Fifteen league games into David Moyes’ transition from Everton to Manchester United, the Scot has firmly established himself as football’s most artful reverse alchemist: a man perceived as a master of turning gold into base metal or, in his case, a squad which won the league by 11 points last season into a mediocre, ninth-placed outfit which now sits 13 points back of leaders, Arsenal.
United’s recent performances have been so insipid that their fans’ signature chant -- "Come on David Moyes, play Like Fergie's Boys. We'll go wild, wild, wild!" -- sounds sufficiently ironic to have been composed by “Weird Al” Yankovic.
On the sidelines, Moyes has aged 20 years before our eyes as he grapples with the gargantuan task of freshening a mixed squad that has more global sponsors than world-class players, painfully aware that Mr. Potato, the club’s “Official Savory Snack Partner,” did not sign on to associate with a club that is closer to Hull, Stoke and Norwich than the top four.
After last weekend’s limp home surrender to Newcastle, the manager was forced to endure a litany of humiliations.
A cascade of boos rang out at Old Trafford, causing a beaming Alan Pardew to josh about “poor old United” in his post-match comments.
In defeat, Adnan Januzaj conjured United’s few rare moments of quality during an otherwise grey performance, the team’s search for consistency undermined by defensive and midfield rotation without apparent rationale.
“I take complete responsibility for the results,” Moyes admitted before perplexingly insisting that the insipid defeat “raised my spirits.” The only fans he seemed to be pleasing were of the shirtless Newcastle variety.
A faction of United fans are already beginning to wonder if Moyes’ true value will be to act as a sacrificial buffer between the legend no one truly wanted to follow, Sir Alex Ferguson, and the next long-term Old Trafford manager to arrive with his own vision, ideas and direction.
Others are attempting to adapt to their harsh new reality, wondering how Everton fans, who followed a Moyes-managed team for nearly 11 years, found pleasure in a team imbued with the Scot’s philosophy.
I can vouch that there was pleasure to be found. In stark contrast to the optimistic daring displayed by Roberto Martinez’s current team, Moyes’ Everton offered an austere gratification, like that offered by a scavenged feast in a time of war-rationing.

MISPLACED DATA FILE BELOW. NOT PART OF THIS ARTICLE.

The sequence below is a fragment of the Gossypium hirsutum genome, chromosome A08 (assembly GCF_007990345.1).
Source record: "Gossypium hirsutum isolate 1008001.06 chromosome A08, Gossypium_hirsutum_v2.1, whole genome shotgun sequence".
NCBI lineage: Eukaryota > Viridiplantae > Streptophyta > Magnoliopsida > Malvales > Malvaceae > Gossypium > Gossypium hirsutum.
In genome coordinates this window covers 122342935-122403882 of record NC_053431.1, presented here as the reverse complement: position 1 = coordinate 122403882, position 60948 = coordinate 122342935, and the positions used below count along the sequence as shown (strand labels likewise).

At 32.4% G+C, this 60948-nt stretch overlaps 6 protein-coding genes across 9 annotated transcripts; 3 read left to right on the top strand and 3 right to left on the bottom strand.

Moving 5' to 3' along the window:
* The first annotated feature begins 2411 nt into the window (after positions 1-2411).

As a charitable service to suffering United fans, I have conferred with a few of my fellow Everton followers to serve up a few familiar rules of thumb. The satisfaction they offered was, I will admit, a peculiar one, derived mostly from their repetition, familiarity, and a sense of known comfort.
1. Conservatism first, second and third
Like an Italian manager in the 1980s, Moyes often set out “not to lose” rather than to win and the stands at Goodison Park would often groan as the-then Everton manager opted to field just one striker at home.
Away, the team would often adapt a deep-lying “not in the face” formation. Substitutions were anathema and attacking changes were rarely made unless the game was long gone.
2. Form is temporary, favoritism is permanent
Like any manager, Moyes had his good and bad books, yet it was almost impossible to move from one to the other. Favourites like Leon Osman, for example, were always selected irrespective of form or fitness.
Moyes is a man who has an indefatigable faith in men he can understand. This has already been seen at United, where those less savoured are revealed to have missed games due to stomach pumping necessitated by overeating.
3. Spirit and tenacity trump tactics
Moyes’ Everton teams were often tactically rudimentary but their collective spirit could never be questioned. His players were rarely world-class on the ball but would run toward it and around it with more passion than most opponents.
Journeyman Marcus Bent was the prototypical Everton player. The athletic lone-striker compensated for his limited talents by running from the first whistle like a German Shepherd dog unleashed upon reaching the park.
4. Few surprises
As Moyes' sparse Everton record against Manchester United -- four wins, five draws, 15 losses -- and Liverpool -- four wins, eight draws, 13 losses -- attests, his club were rarely able to muster the kind of results that his successor, Martinez, has already achieved. Everton fans were better acquainted than most with the sadistic pleasure of toiling endeavour culminating in valiant defeat.
Perhaps the most disturbing change in Moyes, from an Everton fan’s perspective, has been in his post-game interviews in the wake of narrow defeats.
The bulging eye fury or forthright righteous anger to which we had become accustomed has been replaced by general befuddlement.
Despite his elevated status, resources and expectations, David Moyes’ first campaign as Manchester United manager may ape the arc and approach of his Everton experience:
"First, let's get to 40 points, then we'll see what happens."